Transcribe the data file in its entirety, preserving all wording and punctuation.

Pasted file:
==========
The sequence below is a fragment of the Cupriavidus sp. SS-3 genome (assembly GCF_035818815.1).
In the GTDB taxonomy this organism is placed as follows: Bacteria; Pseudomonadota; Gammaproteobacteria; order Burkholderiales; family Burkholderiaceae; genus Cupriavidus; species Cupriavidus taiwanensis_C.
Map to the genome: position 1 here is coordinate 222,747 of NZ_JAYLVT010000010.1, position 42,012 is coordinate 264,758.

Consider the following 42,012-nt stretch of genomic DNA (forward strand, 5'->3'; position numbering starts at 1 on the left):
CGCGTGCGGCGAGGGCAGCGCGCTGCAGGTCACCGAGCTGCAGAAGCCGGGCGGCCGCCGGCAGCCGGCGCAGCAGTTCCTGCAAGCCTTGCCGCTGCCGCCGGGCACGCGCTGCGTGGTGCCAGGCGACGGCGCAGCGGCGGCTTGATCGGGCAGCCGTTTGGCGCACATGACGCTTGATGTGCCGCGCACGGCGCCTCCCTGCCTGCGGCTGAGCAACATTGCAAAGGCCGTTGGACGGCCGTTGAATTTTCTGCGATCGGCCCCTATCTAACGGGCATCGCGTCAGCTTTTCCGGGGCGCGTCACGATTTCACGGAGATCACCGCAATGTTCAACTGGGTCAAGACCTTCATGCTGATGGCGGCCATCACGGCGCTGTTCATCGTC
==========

The sequence below is a fragment of the Cupriavidus sp. SS-3 genome (assembly GCF_035818815.1).
In the GTDB taxonomy this organism is placed as follows: Bacteria; Pseudomonadota; Gammaproteobacteria; order Burkholderiales; family Burkholderiaceae; genus Cupriavidus; species Cupriavidus taiwanensis_C.
Map to the genome: position 1 here is coordinate 222,747 of NZ_JAYLVT010000010.1, position 42,012 is coordinate 264,758.

Consider the following 42,012-nt stretch of genomic DNA (forward strand, 5'->3'; position numbering starts at 1 on the left):
CGCGTGCGGCGAGGGCAGCGCGCTGCAGGTCACCGAGCTGCAGAAGCCGGGCGGCCGCCGGCAGCCGGCGCAGCAGTTCCTGCAAGCCTTGCCGCTGCCGCCGGGCACGCGCTGCGTGGTGCCAGGCGACGGCGCAGCGGCGGCTTGATCGGGCAGCCGTTTGGCGCACATGACGCTTGATGTGCCGCGCACGGCGCCTCCCTGCCTGCGGCTGAGCAACATTGCAAAGGCCGTTGGACGGCCGTTGAATTTTCTGCGATCGGCCCCTATCTAACGGGCATCGCGTCAGCTTTTCCGGGGCGCGTCACGATTTCACGGAGATCACCGCAATGTTCAACTGGGTCAAGACCTTCATGCTGATGGCGGCCATCACGGCGCTGTTCATCGTC